Reckitt Benckiser Group Plc & ARM Holdings plc Power Ahead As Sales Beat Expectations

A total of £2.2bn was added to the combined market value of ARM Holdings (LSE: ARM) (NASDAQ: ARMH.US) and Reckitt Benckiser (LSE: RB) (NASDAQOTH: RBGLY.US) when markets opened this morning, after both firms revealed better-than-expected full-year sales growth.

ARM signs new deals

A record number of new licencing deals helped ARM’s revenues to rise by 19% during the fourth quarter of 2014, contributing to a 16% increase in full-year revenues, which rose from $1,117.7m to $1,292.6m.

Down at the bottom line, ARM reported a 17% increase in full-year normalised earnings per share, which rose to 24.1p, beating consensus forecasts for 23.6p per share.

ARM’s earnings per share have risen by an average of 45% per year since 2009 — stunning growth that suggests the firm may eventually be able to grow into its £14bn market cap, which gives the shares a trailing P/E of 45.

The dividend rose, too: in recognition of ARM’s strong free cash flow, the full-year payout was increased by 23% to 7.02p.

For several years, ARM shares have looked overvalued to me, but the firm’s share price performance has suggested I’m wrong. For me, buying shares with a P/E of 45 and a yield of less than 1% is too risky — but for now at least, the market strongly disagrees with my view.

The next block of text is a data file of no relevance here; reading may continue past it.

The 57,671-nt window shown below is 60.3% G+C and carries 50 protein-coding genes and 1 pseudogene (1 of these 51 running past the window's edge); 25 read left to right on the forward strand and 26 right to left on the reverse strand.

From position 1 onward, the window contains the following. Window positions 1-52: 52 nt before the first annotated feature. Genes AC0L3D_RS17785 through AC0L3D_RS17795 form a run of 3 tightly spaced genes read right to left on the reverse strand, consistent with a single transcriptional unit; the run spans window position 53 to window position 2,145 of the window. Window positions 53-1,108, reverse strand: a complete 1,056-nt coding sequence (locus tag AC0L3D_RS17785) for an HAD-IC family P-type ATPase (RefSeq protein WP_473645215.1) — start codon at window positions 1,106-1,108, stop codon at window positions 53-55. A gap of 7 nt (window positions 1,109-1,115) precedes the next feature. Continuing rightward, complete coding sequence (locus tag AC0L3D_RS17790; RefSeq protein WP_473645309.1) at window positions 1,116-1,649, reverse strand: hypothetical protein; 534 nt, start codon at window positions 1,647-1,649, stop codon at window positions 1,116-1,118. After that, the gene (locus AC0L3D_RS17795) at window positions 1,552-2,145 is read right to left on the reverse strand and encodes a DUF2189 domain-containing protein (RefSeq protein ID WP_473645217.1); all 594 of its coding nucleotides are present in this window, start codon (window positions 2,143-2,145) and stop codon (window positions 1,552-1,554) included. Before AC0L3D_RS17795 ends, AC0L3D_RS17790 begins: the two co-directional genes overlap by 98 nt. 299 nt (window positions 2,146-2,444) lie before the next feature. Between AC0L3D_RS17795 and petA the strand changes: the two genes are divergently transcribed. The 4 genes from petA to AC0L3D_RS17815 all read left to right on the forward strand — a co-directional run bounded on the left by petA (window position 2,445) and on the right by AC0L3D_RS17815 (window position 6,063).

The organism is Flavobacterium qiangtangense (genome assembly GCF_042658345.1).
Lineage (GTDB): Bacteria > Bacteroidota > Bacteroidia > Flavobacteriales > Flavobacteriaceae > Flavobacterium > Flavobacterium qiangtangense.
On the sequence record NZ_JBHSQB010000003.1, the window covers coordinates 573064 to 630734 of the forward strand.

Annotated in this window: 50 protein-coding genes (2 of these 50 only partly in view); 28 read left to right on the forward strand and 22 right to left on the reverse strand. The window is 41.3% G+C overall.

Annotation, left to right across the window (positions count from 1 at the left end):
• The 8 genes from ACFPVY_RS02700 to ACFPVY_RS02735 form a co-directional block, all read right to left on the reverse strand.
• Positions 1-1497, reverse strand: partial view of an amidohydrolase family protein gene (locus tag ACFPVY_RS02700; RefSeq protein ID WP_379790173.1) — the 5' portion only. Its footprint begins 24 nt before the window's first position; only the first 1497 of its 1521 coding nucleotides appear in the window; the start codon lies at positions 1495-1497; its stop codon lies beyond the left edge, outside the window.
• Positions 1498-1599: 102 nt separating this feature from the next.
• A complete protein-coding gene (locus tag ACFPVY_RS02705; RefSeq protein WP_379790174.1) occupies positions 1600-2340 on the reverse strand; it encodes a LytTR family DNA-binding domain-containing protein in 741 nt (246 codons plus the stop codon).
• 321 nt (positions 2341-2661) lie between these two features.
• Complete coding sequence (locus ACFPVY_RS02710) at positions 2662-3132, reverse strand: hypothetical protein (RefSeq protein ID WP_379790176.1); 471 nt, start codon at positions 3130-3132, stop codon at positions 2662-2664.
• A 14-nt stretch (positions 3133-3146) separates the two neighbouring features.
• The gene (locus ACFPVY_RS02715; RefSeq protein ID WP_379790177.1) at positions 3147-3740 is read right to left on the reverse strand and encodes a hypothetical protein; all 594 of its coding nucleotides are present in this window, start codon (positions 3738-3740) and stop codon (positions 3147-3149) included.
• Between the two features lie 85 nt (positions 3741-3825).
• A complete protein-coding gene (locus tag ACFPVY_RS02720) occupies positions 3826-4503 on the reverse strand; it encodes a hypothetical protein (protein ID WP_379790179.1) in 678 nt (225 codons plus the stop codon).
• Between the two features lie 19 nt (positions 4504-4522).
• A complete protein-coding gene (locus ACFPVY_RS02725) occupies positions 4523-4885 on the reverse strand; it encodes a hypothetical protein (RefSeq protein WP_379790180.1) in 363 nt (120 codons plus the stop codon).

Reckitt targets margins

At consumer goods group Reckitt Benckiser, like-for-like sales rose by 4% last year, while post-tax profits — excluding the Reckitt’s demerged pharmaceutical business — rose by a healthy 14%.

Reckitt’s operating margin rise by 1.6% to 24.7%, and today the firm announced Project Supercharge, a £200m cost-saving programme that aims to lock in last year’s margin gains, and make them sustainable.

However, despite strong profit growth, Reckitt only announced a 1% increase in the full-year dividend, which will rise to 139p. The reason for this appears to be the firm’s dividend policy, which is to pay out 50% of post-tax earnings.

The demerger of Reckitt’s pharmaceutical business means that earnings per share have fallen: maintaining the current dividend and the firm’s 50% payout policy will require adjusted earnings per share to rise by 20% during 2015, which could be tall order.

Yesterday, I wrote that Reckitt was now too expensive for me — to be honest, today’s results don’t change that view. It’s a great business with strong profit margins, but I think that this is already reflected in the share price.

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Roland Head has no position in any shares mentioned. The Motley Fool UK has recommended ARM Holdings. We Fools don't all hold the same opinions, but we all believe that considering a diverse range of insights makes us better investors.